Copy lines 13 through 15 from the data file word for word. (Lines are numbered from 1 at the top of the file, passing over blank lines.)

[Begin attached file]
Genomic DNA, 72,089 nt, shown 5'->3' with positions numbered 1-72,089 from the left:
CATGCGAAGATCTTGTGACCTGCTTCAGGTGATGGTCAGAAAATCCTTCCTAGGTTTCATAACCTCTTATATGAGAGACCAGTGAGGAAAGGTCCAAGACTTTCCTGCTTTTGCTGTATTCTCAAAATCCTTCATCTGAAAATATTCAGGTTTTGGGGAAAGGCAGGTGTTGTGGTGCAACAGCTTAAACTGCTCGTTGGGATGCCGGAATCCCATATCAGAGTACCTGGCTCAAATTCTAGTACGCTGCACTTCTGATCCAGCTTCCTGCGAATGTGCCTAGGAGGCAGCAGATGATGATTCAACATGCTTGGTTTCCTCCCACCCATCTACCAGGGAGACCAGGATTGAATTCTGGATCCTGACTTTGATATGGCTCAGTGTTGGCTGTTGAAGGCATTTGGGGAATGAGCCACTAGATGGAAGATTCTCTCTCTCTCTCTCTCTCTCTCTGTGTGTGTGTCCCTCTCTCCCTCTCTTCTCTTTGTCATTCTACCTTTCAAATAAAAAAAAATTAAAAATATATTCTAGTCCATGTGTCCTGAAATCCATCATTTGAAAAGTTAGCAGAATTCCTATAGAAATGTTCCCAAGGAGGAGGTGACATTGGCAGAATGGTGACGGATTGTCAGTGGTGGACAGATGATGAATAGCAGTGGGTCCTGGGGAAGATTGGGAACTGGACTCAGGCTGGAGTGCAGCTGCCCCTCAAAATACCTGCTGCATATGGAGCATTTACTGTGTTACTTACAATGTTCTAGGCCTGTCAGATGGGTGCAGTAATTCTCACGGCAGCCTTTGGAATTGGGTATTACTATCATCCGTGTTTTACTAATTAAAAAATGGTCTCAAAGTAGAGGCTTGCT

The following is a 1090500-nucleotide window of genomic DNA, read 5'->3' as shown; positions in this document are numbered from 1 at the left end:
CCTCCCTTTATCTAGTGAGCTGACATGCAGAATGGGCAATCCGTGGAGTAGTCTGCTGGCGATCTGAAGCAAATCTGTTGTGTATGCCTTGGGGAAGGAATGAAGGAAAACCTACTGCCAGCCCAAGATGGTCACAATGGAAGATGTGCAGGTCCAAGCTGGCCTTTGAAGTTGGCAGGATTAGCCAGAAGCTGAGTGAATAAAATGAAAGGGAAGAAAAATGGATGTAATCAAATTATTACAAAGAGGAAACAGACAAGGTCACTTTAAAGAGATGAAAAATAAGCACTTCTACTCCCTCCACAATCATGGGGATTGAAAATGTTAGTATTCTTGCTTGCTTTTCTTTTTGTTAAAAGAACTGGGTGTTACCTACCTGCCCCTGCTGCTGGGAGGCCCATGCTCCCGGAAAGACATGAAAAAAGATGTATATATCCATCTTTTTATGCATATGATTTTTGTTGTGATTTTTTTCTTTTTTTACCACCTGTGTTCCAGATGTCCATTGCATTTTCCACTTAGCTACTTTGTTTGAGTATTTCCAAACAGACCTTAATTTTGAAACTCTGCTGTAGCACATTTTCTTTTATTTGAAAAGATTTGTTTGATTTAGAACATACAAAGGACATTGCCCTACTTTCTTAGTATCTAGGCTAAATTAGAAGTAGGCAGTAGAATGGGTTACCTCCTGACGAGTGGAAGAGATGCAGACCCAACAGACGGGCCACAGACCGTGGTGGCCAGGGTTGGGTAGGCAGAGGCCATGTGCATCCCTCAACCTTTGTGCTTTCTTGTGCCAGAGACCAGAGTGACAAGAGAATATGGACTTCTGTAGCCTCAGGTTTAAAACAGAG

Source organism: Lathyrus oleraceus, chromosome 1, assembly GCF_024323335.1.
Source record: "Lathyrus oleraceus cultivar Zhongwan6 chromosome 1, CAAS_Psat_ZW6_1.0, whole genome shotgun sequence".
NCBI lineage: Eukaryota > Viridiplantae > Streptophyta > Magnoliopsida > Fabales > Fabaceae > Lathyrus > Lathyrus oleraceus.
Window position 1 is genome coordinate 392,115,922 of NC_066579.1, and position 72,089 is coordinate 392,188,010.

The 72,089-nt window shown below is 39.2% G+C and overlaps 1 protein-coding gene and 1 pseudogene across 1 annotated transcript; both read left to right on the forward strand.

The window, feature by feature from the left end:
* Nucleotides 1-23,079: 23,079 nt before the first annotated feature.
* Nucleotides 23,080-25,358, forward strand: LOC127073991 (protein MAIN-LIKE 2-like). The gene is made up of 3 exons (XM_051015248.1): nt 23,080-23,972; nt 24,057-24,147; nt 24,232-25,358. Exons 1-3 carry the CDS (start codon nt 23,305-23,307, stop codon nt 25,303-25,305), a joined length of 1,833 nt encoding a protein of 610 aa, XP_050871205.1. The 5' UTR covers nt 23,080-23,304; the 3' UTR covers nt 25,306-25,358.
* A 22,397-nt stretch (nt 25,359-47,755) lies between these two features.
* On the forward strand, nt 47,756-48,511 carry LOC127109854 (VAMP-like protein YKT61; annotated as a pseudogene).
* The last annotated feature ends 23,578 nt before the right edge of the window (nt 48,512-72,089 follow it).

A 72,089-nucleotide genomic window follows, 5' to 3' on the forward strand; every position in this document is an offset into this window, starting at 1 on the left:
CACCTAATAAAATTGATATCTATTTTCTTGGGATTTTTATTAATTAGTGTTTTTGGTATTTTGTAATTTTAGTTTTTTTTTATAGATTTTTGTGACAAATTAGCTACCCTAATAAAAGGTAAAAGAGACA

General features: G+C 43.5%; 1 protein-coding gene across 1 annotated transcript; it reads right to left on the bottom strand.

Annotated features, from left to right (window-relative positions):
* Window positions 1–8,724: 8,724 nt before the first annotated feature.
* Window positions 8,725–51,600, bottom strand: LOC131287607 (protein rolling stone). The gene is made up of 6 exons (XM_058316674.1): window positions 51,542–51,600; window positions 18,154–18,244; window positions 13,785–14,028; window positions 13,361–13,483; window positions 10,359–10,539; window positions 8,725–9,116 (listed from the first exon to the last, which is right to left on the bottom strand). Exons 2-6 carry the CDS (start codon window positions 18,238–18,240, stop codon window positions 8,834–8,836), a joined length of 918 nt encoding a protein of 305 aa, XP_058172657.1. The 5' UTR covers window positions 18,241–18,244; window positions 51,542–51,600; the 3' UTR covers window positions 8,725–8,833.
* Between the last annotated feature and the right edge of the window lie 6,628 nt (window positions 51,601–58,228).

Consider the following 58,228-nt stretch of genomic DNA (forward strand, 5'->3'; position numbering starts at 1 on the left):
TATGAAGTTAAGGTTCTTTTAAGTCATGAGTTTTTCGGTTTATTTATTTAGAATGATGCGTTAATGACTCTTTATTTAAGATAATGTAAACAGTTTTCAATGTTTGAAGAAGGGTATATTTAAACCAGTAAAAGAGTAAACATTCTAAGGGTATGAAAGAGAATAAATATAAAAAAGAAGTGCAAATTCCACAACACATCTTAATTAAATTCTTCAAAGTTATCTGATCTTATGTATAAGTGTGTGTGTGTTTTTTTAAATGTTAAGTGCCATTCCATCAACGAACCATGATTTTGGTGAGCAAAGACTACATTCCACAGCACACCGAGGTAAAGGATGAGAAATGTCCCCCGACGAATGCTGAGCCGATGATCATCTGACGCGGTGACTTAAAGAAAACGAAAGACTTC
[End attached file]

* A 22,397-nt stretch (nt 25,359-47,755) lies between these two features.
* On the forward strand, nt 47,756-48,511 carry LOC127109854 (VAMP-like protein YKT61; annotated as a pseudogene).
* The last annotated feature ends 23,578 nt before the right edge of the window (nt 48,512-72,089 follow it).